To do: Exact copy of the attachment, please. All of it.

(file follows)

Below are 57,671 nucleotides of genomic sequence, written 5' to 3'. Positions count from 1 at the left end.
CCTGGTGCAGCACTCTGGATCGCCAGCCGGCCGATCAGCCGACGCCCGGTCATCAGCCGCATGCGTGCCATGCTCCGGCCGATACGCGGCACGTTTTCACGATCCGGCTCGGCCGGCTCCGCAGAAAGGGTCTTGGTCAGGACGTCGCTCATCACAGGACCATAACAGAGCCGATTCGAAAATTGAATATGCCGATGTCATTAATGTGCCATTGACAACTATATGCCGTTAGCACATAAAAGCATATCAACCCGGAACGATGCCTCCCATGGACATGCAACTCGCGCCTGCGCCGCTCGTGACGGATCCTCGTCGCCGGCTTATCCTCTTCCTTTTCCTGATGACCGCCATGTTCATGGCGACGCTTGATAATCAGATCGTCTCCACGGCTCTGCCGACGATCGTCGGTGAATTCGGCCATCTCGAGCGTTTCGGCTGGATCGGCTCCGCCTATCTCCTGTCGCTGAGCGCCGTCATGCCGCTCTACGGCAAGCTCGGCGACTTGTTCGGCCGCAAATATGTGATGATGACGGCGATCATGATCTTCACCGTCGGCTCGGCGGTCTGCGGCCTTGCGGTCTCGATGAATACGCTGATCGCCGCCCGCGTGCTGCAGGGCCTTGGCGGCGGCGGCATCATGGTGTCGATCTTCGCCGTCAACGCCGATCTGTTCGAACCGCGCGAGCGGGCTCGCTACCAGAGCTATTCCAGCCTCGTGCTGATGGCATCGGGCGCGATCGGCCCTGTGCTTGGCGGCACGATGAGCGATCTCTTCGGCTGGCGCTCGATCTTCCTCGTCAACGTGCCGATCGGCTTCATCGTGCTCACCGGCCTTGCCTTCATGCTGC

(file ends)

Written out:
Below are 57,671 nucleotides of genomic sequence, written 5' to 3'. Positions count from 1 at the left end.
CCTGGTGCAGCACTCTGGATCGCCAGCCGGCCGATCAGCCGACGCCCGGTCATCAGCCGCATGCGTGCCATGCTCCGGCCGATACGCGGCACGTTTTCACGATCCGGCTCGGCCGGCTCCGCAGAAAGGGTCTTGGTCAGGACGTCGCTCATCACAGGACCATAACAGAGCCGATTCGAAAATTGAATATGCCGATGTCATTAATGTGCCATTGACAACTATATGCCGTTAGCACATAAAAGCATATCAACCCGGAACGATGCCTCCCATGGACATGCAACTCGCGCCTGCGCCGCTCGTGACGGATCCTCGTCGCCGGCTTATCCTCTTCCTTTTCCTGATGACCGCCATGTTCATGGCGACGCTTGATAATCAGATCGTCTCCACGGCTCTGCCGACGATCGTCGGTGAATTCGGCCATCTCGAGCGTTTCGGCTGGATCGGCTCCGCCTATCTCCTGTCGCTGAGCGCCGTCATGCCGCTCTACGGCAAGCTCGGCGACTTGTTCGGCCGCAAATATGTGATGATGACGGCGATCATGATCTTCACCGTCGGCTCGGCGGTCTGCGGCCTTGCGGTCTCGATGAATACGCTGATCGCCGCCCGCGTGCTGCAGGGCCTTGGCGGCGGCGGCATCATGGTGTCGATCTTCGCCGTCAACGCCGATCTGTTCGAACCGCGCGAGCGGGCTCGCTACCAGAGCTATTCCAGCCTCGTGCTGATGGCATCGGGCGCGATCGGCCCTGTGCTTGGCGGCACGATGAGCGATCTCTTCGGCTGGCGCTCGATCTTCCTCGTCAACGTGCCGATCGGCTTCATCGTGCTCACCGGCCTTGCCTTCATGCTGC